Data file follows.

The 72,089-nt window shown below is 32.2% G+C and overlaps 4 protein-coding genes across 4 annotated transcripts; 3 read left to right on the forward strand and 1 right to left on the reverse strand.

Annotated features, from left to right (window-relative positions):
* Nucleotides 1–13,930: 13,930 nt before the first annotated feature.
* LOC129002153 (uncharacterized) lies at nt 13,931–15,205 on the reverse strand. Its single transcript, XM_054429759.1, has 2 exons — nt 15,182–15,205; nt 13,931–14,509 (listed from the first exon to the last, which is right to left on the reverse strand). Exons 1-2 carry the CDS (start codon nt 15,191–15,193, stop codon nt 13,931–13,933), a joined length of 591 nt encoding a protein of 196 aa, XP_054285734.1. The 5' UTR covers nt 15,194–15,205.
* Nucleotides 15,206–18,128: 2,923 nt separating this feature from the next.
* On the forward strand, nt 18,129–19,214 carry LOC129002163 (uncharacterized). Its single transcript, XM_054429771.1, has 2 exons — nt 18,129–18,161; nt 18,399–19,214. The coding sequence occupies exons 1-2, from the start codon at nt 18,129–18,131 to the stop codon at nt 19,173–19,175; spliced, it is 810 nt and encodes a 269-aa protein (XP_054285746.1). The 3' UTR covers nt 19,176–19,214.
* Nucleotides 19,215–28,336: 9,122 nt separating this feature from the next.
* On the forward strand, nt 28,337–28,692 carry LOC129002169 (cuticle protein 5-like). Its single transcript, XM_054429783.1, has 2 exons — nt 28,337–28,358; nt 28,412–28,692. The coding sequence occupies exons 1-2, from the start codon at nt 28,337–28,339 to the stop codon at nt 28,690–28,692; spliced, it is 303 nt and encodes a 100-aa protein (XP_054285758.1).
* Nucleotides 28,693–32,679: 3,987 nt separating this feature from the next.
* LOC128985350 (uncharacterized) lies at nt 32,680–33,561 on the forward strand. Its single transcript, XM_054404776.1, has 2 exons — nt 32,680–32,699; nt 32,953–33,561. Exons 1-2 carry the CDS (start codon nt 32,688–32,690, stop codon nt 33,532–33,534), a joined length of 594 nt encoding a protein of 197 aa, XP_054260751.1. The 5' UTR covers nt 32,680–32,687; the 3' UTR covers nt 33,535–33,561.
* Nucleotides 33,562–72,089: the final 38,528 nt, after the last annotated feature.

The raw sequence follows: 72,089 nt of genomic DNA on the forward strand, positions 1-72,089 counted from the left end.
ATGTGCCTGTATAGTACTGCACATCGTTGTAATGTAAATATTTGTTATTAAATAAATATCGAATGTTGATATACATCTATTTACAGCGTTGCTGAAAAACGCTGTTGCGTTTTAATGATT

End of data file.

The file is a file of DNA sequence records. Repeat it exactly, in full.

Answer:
The 72,089-nt window shown below is 32.2% G+C and overlaps 4 protein-coding genes across 4 annotated transcripts; 3 read left to right on the forward strand and 1 right to left on the reverse strand.

Annotated features, from left to right (window-relative positions):
* Nucleotides 1–13,930: 13,930 nt before the first annotated feature.
* LOC129002153 (uncharacterized) lies at nt 13,931–15,205 on the reverse strand. Its single transcript, XM_054429759.1, has 2 exons — nt 15,182–15,205; nt 13,931–14,509 (listed from the first exon to the last, which is right to left on the reverse strand). Exons 1-2 carry the CDS (start codon nt 15,191–15,193, stop codon nt 13,931–13,933), a joined length of 591 nt encoding a protein of 196 aa, XP_054285734.1. The 5' UTR covers nt 15,194–15,205.
* Nucleotides 15,206–18,128: 2,923 nt separating this feature from the next.
* On the forward strand, nt 18,129–19,214 carry LOC129002163 (uncharacterized). Its single transcript, XM_054429771.1, has 2 exons — nt 18,129–18,161; nt 18,399–19,214. The coding sequence occupies exons 1-2, from the start codon at nt 18,129–18,131 to the stop codon at nt 19,173–19,175; spliced, it is 810 nt and encodes a 269-aa protein (XP_054285746.1). The 3' UTR covers nt 19,176–19,214.
* Nucleotides 19,215–28,336: 9,122 nt separating this feature from the next.
* On the forward strand, nt 28,337–28,692 carry LOC129002169 (cuticle protein 5-like). Its single transcript, XM_054429783.1, has 2 exons — nt 28,337–28,358; nt 28,412–28,692. The coding sequence occupies exons 1-2, from the start codon at nt 28,337–28,339 to the stop codon at nt 28,690–28,692; spliced, it is 303 nt and encodes a 100-aa protein (XP_054285758.1).
* Nucleotides 28,693–32,679: 3,987 nt separating this feature from the next.
* LOC128985350 (uncharacterized) lies at nt 32,680–33,561 on the forward strand. Its single transcript, XM_054404776.1, has 2 exons — nt 32,680–32,699; nt 32,953–33,561. Exons 1-2 carry the CDS (start codon nt 32,688–32,690, stop codon nt 33,532–33,534), a joined length of 594 nt encoding a protein of 197 aa, XP_054260751.1. The 5' UTR covers nt 32,680–32,687; the 3' UTR covers nt 33,535–33,561.
* Nucleotides 33,562–72,089: the final 38,528 nt, after the last annotated feature.

The raw sequence follows: 72,089 nt of genomic DNA on the forward strand, positions 1-72,089 counted from the left end.
ATGTGCCTGTATAGTACTGCACATCGTTGTAATGTAAATATTTGTTATTAAATAAATATCGAATGTTGATATACATCTATTTACAGCGTTGCTGAAAAACGCTGTTGCGTTTTAATGATT